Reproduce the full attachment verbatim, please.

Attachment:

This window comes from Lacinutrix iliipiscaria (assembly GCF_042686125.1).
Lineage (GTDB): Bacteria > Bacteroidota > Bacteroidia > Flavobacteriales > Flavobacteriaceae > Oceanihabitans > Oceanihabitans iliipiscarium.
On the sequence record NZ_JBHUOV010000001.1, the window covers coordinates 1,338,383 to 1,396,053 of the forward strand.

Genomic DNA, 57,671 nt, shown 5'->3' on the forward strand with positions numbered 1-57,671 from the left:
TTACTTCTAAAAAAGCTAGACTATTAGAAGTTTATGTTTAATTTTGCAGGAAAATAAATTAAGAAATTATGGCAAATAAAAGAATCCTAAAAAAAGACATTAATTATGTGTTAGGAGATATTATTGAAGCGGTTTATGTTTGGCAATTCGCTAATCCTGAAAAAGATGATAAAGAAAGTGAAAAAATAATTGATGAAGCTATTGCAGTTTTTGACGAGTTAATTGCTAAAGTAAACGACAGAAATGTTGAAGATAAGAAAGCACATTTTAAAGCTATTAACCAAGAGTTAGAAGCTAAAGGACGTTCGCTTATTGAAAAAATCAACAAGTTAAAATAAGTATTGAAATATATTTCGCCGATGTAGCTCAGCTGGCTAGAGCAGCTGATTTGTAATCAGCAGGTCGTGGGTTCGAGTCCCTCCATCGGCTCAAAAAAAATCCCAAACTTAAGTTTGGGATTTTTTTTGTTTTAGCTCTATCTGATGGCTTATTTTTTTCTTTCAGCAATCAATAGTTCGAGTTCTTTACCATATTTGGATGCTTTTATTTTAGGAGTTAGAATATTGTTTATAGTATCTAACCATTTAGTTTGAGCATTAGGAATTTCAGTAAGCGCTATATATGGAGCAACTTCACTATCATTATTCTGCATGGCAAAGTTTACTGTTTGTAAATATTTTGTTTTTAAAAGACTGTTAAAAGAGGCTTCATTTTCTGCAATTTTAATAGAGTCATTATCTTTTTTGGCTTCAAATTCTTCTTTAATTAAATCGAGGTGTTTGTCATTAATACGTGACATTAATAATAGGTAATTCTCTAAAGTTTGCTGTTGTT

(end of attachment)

This window comes from Lacinutrix iliipiscaria (assembly GCF_042686125.1).
Lineage (GTDB): Bacteria > Bacteroidota > Bacteroidia > Flavobacteriales > Flavobacteriaceae > Oceanihabitans > Oceanihabitans iliipiscarium.
On the sequence record NZ_JBHUOV010000001.1, the window covers coordinates 1,338,383 to 1,396,053 of the forward strand.

Genomic DNA, 57,671 nt, shown 5'->3' on the forward strand with positions numbered 1-57,671 from the left:
TTACTTCTAAAAAAGCTAGACTATTAGAAGTTTATGTTTAATTTTGCAGGAAAATAAATTAAGAAATTATGGCAAATAAAAGAATCCTAAAAAAAGACATTAATTATGTGTTAGGAGATATTATTGAAGCGGTTTATGTTTGGCAATTCGCTAATCCTGAAAAAGATGATAAAGAAAGTGAAAAAATAATTGATGAAGCTATTGCAGTTTTTGACGAGTTAATTGCTAAAGTAAACGACAGAAATGTTGAAGATAAGAAAGCACATTTTAAAGCTATTAACCAAGAGTTAGAAGCTAAAGGACGTTCGCTTATTGAAAAAATCAACAAGTTAAAATAAGTATTGAAATATATTTCGCCGATGTAGCTCAGCTGGCTAGAGCAGCTGATTTGTAATCAGCAGGTCGTGGGTTCGAGTCCCTCCATCGGCTCAAAAAAAATCCCAAACTTAAGTTTGGGATTTTTTTTGTTTTAGCTCTATCTGATGGCTTATTTTTTTCTTTCAGCAATCAATAGTTCGAGTTCTTTACCATATTTGGATGCTTTTATTTTAGGAGTTAGAATATTGTTTATAGTATCTAACCATTTAGTTTGAGCATTAGGAATTTCAGTAAGCGCTATATATGGAGCAACTTCACTATCATTATTCTGCATGGCAAAGTTTACTGTTTGTAAATATTTTGTTTTTAAAAGACTGTTAAAAGAGGCTTCATTTTCTGCAATTTTAATAGAGTCATTATCTTTTTTGGCTTCAAATTCTTCTTTAATTAAATCGAGGTGTTTGTCATTAATACGTGACATTAATAATAGGTAATTCTCTAAAGTTTGCTGTTGTT